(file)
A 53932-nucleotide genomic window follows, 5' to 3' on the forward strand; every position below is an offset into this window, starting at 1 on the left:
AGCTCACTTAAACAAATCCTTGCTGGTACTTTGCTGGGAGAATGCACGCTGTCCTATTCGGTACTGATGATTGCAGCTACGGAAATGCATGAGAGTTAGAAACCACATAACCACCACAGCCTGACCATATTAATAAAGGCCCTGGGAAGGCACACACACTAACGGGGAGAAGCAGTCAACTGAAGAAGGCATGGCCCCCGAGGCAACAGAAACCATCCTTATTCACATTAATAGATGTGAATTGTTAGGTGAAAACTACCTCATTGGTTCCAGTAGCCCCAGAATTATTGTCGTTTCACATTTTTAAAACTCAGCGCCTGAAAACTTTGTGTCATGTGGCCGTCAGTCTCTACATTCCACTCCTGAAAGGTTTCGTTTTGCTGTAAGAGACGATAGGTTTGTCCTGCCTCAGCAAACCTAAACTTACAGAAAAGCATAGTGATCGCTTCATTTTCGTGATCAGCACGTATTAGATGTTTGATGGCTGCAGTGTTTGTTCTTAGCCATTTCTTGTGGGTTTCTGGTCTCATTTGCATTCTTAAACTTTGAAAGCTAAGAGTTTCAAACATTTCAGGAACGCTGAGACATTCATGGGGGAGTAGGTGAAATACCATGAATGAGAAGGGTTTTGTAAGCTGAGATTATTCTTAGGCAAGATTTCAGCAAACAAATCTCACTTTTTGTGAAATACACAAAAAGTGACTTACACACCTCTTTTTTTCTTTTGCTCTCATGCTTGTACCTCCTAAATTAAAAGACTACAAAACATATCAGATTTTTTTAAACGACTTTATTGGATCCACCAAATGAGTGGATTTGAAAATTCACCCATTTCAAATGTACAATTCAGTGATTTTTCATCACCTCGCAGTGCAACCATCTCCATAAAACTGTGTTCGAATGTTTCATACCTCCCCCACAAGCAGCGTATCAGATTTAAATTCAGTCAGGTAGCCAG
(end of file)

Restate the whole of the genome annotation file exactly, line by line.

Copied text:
A 53932-nucleotide genomic window follows, 5' to 3' on the forward strand; every position below is an offset into this window, starting at 1 on the left:
AGCTCACTTAAACAAATCCTTGCTGGTACTTTGCTGGGAGAATGCACGCTGTCCTATTCGGTACTGATGATTGCAGCTACGGAAATGCATGAGAGTTAGAAACCACATAACCACCACAGCCTGACCATATTAATAAAGGCCCTGGGAAGGCACACACACTAACGGGGAGAAGCAGTCAACTGAAGAAGGCATGGCCCCCGAGGCAACAGAAACCATCCTTATTCACATTAATAGATGTGAATTGTTAGGTGAAAACTACCTCATTGGTTCCAGTAGCCCCAGAATTATTGTCGTTTCACATTTTTAAAACTCAGCGCCTGAAAACTTTGTGTCATGTGGCCGTCAGTCTCTACATTCCACTCCTGAAAGGTTTCGTTTTGCTGTAAGAGACGATAGGTTTGTCCTGCCTCAGCAAACCTAAACTTACAGAAAAGCATAGTGATCGCTTCATTTTCGTGATCAGCACGTATTAGATGTTTGATGGCTGCAGTGTTTGTTCTTAGCCATTTCTTGTGGGTTTCTGGTCTCATTTGCATTCTTAAACTTTGAAAGCTAAGAGTTTCAAACATTTCAGGAACGCTGAGACATTCATGGGGGAGTAGGTGAAATACCATGAATGAGAAGGGTTTTGTAAGCTGAGATTATTCTTAGGCAAGATTTCAGCAAACAAATCTCACTTTTTGTGAAATACACAAAAAGTGACTTACACACCTCTTTTTTTCTTTTGCTCTCATGCTTGTACCTCCTAAATTAAAAGACTACAAAACATATCAGATTTTTTTAAACGACTTTATTGGATCCACCAAATGAGTGGATTTGAAAATTCACCCATTTCAAATGTACAATTCAGTGATTTTTCATCACCTCGCAGTGCAACCATCTCCATAAAACTGTGTTCGAATGTTTCATACCTCCCCCACAAGCAGCGTATCAGATTTAAATTCAGTCAGGTAGCCAG